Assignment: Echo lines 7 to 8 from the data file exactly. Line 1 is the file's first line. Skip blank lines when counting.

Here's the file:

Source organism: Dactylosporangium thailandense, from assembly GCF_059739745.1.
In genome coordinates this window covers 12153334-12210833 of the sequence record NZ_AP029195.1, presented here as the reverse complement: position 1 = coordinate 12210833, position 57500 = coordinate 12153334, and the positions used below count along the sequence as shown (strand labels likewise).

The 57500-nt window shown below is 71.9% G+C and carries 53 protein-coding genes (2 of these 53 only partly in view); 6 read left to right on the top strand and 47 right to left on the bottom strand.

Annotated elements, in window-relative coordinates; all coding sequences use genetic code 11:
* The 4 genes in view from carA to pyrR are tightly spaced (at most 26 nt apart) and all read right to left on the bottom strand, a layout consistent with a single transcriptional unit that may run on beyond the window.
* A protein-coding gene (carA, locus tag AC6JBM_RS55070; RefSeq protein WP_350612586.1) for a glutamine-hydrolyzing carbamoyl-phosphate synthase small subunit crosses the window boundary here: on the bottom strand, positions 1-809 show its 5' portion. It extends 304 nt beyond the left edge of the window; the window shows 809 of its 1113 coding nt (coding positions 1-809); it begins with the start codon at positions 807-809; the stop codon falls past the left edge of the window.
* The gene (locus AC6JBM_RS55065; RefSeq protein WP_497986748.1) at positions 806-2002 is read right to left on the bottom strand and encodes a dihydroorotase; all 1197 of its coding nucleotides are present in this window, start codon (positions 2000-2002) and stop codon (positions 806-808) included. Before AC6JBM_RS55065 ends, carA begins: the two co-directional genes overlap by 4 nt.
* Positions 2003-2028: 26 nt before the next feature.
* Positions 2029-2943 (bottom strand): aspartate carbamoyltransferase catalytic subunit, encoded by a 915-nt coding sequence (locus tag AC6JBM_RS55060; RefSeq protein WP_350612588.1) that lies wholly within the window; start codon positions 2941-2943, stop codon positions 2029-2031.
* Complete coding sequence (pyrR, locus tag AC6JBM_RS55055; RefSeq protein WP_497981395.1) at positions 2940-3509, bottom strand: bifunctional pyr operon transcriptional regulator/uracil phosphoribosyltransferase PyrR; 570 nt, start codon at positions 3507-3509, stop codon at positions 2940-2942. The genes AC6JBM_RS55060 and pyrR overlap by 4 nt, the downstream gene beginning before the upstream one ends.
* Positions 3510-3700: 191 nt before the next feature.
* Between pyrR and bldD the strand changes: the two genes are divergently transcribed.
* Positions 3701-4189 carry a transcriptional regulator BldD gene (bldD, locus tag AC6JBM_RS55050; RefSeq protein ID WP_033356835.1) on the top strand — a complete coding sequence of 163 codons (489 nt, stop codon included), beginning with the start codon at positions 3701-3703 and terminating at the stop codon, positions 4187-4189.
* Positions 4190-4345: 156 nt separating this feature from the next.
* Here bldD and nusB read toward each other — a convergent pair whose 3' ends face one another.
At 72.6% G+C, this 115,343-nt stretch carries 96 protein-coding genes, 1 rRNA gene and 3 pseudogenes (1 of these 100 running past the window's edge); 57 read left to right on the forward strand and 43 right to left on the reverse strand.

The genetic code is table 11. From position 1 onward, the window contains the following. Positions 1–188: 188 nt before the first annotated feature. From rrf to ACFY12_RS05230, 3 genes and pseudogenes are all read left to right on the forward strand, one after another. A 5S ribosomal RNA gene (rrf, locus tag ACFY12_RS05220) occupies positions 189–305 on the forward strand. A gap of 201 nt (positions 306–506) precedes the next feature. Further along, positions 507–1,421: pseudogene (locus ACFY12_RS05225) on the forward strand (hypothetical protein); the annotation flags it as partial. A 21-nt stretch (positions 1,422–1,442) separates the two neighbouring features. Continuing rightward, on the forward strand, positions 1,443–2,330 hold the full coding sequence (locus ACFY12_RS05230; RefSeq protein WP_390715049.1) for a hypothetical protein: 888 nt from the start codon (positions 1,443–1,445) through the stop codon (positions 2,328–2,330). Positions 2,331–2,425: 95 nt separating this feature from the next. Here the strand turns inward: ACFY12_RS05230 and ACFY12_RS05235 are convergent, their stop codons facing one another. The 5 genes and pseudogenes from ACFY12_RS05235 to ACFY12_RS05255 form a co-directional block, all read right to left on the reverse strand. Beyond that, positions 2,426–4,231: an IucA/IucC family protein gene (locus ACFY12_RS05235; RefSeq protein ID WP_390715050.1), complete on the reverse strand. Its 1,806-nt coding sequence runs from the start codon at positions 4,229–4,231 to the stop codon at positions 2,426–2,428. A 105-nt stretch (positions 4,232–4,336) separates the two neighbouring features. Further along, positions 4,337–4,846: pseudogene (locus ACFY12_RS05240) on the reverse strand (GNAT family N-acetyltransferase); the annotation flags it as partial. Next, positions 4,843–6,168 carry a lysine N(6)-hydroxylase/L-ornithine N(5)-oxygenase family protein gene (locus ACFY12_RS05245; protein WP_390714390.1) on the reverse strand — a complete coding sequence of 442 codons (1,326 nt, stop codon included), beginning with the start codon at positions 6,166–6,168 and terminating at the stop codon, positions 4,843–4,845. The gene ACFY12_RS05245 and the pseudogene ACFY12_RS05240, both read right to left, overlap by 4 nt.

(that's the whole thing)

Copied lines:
* The gene (locus AC6JBM_RS55065; RefSeq protein WP_497986748.1) at positions 806-2002 is read right to left on the bottom strand and encodes a dihydroorotase; all 1197 of its coding nucleotides are present in this window, start codon (positions 2000-2002) and stop codon (positions 806-808) included. Before AC6JBM_RS55065 ends, carA begins: the two co-directional genes overlap by 4 nt.
* Positions 2003-2028: 26 nt before the next feature.